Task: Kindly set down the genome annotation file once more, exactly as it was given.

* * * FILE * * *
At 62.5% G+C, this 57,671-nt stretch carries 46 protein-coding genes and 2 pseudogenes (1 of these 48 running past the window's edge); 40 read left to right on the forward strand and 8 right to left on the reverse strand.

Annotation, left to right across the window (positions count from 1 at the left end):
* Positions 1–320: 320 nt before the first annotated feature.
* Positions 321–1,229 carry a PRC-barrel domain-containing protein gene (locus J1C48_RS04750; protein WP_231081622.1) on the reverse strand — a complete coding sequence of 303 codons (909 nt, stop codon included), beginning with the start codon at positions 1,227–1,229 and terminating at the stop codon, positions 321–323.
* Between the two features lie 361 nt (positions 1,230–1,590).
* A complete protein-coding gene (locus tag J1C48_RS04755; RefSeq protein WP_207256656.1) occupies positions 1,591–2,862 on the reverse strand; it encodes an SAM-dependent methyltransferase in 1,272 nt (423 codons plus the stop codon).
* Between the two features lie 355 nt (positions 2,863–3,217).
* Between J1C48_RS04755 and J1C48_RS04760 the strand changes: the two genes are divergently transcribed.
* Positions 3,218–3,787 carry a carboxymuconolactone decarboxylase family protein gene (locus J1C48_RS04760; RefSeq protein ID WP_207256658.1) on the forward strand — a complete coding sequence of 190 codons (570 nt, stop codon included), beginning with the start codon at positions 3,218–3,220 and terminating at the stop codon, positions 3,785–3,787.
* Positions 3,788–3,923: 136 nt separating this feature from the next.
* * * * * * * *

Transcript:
At 62.5% G+C, this 57,671-nt stretch carries 46 protein-coding genes and 2 pseudogenes (1 of these 48 running past the window's edge); 40 read left to right on the forward strand and 8 right to left on the reverse strand.

Annotation, left to right across the window (positions count from 1 at the left end):
* Positions 1–320: 320 nt before the first annotated feature.
* Positions 321–1,229 carry a PRC-barrel domain-containing protein gene (locus J1C48_RS04750; protein WP_231081622.1) on the reverse strand — a complete coding sequence of 303 codons (909 nt, stop codon included), beginning with the start codon at positions 1,227–1,229 and terminating at the stop codon, positions 321–323.
* Between the two features lie 361 nt (positions 1,230–1,590).
* A complete protein-coding gene (locus tag J1C48_RS04755; RefSeq protein WP_207256656.1) occupies positions 1,591–2,862 on the reverse strand; it encodes an SAM-dependent methyltransferase in 1,272 nt (423 codons plus the stop codon).
* Between the two features lie 355 nt (positions 2,863–3,217).
* Between J1C48_RS04755 and J1C48_RS04760 the strand changes: the two genes are divergently transcribed.
* Positions 3,218–3,787 carry a carboxymuconolactone decarboxylase family protein gene (locus J1C48_RS04760; RefSeq protein ID WP_207256658.1) on the forward strand — a complete coding sequence of 190 codons (570 nt, stop codon included), beginning with the start codon at positions 3,218–3,220 and terminating at the stop codon, positions 3,785–3,787.
* Positions 3,788–3,923: 136 nt separating this feature from the next.